I can’t improve upon the explanation for the first hole here so won’t try! I didn’t hit the best ball but was able to escape with a bogey so off and running once again! Whereas the first is played to an elevated green, the second is played from an elevated tee with bunkers left and right of the fairway. First great hole is the shortish Par 4 3rd. Braid was notorious for his love of blind shots and the approach would have stumped us but for the caddymaster’s recommendation. Trick is to land the approach just after the marker post and the ball will run down to the hidden green. It’s a quirky shot for sure! I managed it then missed the 5 foot putt for birdie, story of my life! Next up is the long Par 4 5th hole which contains a narrow slanting fairway and plays to a raised green, hole is rated the second toughest on the course and its imperative here to miss that fairway bunker. 6th is the first Par 3 and what a hole it is, green complex is raised and you’re in big trouble if you miss. I did and was suitably punished. ‘Hot Pan’ is a very apt, it’s the fire if you miss! Holes 6 and 7 are Par 4s, 7 is a sharp dogleg to the left and plays long. Two tough shots here if you going to make Par or better. The 8th is the second Par 3 on the course and another picturesque hole. I played the wrong club and found a pretty deep bunker at the front of the green, not a good place to be. Opening nine finishes with a great short Par 4, hole shapes to the right and requires only a mid-iron and wedge to hit the raise green. Fairway slopes left, right, down. Drive too far and the second shot is a lot tougher.

SI 1 welcomes the inbound nine,  A long straight par 4 played again to an elevated location. Decent tee shot of paramount importance here. Front nine here feels like a front ten as the halfway house awaits on the 11th hole and the 15 minute break. Compared some notes with the golfers playing the Queen’s course and discovered that one of them had played Loch Lomond a couple of days. I was very tempted to ask for an introduction but bit my lip. Suffice to say it was one of the best courses he’s played to date.

Second “nine” starts in earnest with the shortish Par 3 11th. While we were waiting saw a group of 4 youngsters play the hole from the whites where the length was 230 yards. None of them hit it past the halfway house and hence the yellow tees which begged the question – ‘Why!!!’. 12th is a fun par 4 requiring a blind teeshot over a mound, miss and three bunkers await. Hole 13 is one of the strongest on the course, a long narrow Par 4 with a significant mound\mogul featuring a deep bunker on the left and bushes to the right. Approach shot isn’t any easier. I had to play out of the gorse on the day and was just able to reach the green in 3 shots. Beautiful hole to look at and a real test. The 14th is a very short Par 4 measuring 240 yards, I was able to reach the green with a 3 wood on the day. Again the green is elevated and heavily protected with bunkers. Simple play is a 7 iron and SW. A view of the Gleneagles complex awaits on the green, my photo doesn’t really do the scenario justice unfortunately. 15th is a longer Par 4 where longer drivers can get significant run with the drive, second shot is played to a lower green and is a tough shot. Many ways to tackle the approach but the 438 yard green is easily reached in two. 16th is a very short Par 3 and the easiest on the course. 17th is a dogleg left par 4 where corner can be cut. I tried to do this but got too greedy and ball was buried in the gorse. Ideal shape is a draw to setup a simple approach. The King’s course concludes with a long Par 4 played again from an elevated position with a wide fairway to aim for. Not the greatest closing hole I’ve played and the 18th on the Queen’s course is a lot stronger.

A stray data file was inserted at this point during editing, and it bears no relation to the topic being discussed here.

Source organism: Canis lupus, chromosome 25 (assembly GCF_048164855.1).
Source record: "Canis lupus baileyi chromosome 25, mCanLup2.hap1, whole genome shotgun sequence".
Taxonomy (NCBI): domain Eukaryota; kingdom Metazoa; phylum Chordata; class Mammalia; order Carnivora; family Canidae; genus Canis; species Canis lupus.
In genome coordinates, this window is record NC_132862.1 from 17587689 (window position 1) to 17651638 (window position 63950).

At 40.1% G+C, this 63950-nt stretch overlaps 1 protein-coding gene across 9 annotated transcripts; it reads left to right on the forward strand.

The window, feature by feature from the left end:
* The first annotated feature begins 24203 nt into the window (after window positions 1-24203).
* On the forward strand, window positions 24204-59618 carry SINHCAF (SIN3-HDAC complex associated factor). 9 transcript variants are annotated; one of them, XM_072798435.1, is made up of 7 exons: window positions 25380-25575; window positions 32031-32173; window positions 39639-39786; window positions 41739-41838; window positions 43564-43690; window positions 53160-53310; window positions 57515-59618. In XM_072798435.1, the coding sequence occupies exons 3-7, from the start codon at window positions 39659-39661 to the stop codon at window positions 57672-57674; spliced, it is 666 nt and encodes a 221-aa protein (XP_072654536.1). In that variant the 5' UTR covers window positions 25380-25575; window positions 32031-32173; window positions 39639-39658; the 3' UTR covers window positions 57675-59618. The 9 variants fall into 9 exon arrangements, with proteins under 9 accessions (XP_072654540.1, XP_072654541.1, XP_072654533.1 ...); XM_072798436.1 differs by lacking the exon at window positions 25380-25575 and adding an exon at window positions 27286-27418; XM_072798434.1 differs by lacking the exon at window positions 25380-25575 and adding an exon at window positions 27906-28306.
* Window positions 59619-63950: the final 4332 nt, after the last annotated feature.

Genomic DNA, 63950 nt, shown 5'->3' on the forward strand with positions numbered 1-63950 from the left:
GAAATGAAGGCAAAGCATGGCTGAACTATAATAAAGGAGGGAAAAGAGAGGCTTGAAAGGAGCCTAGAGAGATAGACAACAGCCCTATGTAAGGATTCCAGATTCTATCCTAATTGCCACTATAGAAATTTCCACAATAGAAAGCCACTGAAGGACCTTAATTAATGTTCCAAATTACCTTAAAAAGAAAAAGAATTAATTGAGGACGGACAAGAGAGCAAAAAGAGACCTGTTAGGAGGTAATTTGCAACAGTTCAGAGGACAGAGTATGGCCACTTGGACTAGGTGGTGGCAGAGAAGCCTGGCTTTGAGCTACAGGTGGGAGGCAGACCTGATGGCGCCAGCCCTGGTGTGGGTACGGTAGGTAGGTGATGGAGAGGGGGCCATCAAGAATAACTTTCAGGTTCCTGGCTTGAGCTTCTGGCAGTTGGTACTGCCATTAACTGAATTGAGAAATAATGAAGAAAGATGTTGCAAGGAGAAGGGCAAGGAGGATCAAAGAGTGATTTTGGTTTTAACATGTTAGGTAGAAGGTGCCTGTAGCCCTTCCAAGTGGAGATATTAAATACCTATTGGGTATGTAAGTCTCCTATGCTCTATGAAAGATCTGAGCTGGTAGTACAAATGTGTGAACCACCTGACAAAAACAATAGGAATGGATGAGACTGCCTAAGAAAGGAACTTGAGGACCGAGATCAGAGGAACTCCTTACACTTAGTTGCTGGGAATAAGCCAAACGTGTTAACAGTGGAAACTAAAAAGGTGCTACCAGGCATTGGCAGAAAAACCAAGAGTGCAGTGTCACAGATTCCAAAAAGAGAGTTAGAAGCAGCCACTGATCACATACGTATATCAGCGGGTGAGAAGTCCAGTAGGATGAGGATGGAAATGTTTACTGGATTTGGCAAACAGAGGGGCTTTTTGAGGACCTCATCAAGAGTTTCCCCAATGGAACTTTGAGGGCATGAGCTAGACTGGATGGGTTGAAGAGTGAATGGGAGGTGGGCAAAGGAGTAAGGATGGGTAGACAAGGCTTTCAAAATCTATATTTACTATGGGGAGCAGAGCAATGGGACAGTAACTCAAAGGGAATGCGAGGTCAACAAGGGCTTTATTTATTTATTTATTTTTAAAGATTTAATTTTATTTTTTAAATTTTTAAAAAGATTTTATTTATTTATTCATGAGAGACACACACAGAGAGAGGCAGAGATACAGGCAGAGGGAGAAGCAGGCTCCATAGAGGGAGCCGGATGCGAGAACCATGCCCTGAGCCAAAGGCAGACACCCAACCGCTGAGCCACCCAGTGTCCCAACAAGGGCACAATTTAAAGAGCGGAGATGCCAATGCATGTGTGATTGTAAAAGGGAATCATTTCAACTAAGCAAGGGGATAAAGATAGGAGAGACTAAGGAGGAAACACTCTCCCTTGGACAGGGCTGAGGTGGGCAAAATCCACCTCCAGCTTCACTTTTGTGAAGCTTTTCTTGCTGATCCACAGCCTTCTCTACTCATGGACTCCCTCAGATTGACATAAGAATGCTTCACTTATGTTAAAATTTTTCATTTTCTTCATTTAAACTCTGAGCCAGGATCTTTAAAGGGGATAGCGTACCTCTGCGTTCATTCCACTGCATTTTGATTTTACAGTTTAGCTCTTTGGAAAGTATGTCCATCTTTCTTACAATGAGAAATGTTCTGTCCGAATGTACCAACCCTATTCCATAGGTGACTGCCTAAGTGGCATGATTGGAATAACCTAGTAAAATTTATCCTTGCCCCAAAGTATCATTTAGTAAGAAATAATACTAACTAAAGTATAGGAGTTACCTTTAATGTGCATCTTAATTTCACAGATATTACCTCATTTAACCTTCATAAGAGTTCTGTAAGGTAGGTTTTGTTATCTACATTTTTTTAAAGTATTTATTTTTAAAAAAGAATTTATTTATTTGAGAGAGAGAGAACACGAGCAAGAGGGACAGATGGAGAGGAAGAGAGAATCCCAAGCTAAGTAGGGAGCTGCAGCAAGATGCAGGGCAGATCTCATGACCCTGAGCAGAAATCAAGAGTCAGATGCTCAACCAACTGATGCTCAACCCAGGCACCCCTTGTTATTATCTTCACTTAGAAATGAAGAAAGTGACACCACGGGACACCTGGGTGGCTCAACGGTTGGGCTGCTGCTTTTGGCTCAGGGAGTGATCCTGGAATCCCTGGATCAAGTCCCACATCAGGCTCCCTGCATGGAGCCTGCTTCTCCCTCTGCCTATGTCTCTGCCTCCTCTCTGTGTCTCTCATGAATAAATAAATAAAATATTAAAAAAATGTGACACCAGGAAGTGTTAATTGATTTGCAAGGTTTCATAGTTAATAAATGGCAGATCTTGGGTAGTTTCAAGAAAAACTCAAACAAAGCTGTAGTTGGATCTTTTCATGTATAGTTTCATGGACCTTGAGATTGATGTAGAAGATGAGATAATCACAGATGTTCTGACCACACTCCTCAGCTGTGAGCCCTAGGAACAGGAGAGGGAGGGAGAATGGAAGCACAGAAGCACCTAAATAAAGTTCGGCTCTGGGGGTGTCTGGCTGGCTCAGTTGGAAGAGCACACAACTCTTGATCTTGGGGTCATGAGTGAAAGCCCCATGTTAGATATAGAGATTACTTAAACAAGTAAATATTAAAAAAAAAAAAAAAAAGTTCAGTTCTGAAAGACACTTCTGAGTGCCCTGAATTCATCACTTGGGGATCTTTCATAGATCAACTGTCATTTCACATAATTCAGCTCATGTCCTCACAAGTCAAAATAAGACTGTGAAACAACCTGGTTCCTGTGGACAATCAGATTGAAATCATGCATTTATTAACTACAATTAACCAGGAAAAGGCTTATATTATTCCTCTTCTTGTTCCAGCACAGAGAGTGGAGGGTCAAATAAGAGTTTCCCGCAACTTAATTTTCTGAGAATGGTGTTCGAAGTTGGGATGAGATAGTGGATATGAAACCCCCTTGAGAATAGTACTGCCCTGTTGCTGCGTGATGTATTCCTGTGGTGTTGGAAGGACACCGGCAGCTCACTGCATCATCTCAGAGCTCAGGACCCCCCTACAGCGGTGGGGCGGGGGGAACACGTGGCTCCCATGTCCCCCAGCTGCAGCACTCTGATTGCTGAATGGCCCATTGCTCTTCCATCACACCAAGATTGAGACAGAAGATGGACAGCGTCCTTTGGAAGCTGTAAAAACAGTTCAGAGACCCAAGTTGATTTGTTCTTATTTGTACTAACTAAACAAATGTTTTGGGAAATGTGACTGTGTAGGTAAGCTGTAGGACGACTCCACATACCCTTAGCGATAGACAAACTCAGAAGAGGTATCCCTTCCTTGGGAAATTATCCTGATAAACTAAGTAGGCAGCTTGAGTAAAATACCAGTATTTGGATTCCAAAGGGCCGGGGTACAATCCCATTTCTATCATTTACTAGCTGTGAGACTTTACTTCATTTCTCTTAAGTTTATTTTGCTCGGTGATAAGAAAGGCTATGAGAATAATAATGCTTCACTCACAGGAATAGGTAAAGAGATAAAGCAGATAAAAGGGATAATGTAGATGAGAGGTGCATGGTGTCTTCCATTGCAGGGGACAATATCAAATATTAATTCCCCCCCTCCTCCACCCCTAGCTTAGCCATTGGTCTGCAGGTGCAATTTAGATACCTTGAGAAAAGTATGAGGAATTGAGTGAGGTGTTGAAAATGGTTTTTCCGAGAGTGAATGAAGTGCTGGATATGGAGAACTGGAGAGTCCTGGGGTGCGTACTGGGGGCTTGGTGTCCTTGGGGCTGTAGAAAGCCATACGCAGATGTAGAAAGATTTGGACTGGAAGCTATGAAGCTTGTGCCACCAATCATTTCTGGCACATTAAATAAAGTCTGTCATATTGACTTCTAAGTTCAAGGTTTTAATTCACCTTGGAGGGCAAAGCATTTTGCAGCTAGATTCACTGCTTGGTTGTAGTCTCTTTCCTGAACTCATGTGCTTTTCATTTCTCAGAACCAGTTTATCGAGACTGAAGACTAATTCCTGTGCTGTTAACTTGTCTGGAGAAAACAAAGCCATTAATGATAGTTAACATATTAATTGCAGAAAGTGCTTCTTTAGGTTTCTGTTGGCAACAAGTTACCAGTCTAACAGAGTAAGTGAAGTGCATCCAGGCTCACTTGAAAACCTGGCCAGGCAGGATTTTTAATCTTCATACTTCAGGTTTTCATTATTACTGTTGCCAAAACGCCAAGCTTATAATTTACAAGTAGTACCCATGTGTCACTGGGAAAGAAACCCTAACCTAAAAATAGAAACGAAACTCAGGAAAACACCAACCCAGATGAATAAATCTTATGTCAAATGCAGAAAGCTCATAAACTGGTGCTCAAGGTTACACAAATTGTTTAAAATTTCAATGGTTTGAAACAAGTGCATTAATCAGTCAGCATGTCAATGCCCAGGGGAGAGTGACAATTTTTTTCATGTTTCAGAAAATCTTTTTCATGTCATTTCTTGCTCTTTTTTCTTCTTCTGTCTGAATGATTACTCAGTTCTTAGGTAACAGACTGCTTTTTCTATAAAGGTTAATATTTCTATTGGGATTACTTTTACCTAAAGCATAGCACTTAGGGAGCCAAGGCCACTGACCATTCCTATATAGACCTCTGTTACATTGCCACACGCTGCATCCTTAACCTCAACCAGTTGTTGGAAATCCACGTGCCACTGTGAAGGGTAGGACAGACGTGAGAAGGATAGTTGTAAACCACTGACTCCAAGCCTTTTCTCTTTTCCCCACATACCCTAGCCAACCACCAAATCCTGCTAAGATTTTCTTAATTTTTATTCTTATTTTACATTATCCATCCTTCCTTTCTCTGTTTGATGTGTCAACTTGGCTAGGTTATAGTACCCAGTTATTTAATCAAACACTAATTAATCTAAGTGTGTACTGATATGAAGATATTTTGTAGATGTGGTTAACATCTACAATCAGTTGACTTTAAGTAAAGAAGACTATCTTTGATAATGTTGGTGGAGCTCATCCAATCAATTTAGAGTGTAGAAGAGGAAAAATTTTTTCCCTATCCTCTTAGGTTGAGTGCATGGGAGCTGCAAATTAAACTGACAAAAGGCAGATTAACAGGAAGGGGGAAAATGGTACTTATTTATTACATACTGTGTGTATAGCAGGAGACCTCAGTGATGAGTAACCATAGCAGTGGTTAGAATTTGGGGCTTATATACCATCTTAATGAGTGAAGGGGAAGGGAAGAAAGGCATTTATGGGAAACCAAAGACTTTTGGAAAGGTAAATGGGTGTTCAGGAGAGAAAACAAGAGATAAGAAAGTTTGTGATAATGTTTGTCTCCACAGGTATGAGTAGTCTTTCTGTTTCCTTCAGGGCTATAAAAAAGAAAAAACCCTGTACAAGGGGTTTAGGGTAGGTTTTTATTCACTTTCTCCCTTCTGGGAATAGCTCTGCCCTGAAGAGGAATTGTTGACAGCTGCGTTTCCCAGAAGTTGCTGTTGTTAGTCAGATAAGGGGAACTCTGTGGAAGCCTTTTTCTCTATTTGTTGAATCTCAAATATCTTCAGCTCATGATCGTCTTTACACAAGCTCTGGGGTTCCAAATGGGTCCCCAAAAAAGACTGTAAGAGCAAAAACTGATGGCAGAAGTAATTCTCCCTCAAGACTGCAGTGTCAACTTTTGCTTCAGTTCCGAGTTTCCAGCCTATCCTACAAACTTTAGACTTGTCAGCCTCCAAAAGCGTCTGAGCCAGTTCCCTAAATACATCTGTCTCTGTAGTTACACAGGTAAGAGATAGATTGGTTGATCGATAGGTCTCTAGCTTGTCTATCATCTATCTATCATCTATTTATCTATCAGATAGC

In summary, the King’s course is very good featuring some great holes and some good ones. Unfortunately the greens had just been cored and were not in the best of states. The greens also looked like were suffering from weeds. Scenery was stunning and course architecture strong. Food was the best we’ve had at any of the courses so far but I reckon Gleneagles has an unfair advantage here. It is a 5 star world class resort after all. Certainly the deal we got – two rounds + one night in the hotel + breakfast at 210 pounds was pretty reasonable.

Best Hole – 13th

Hardest Hole – 7th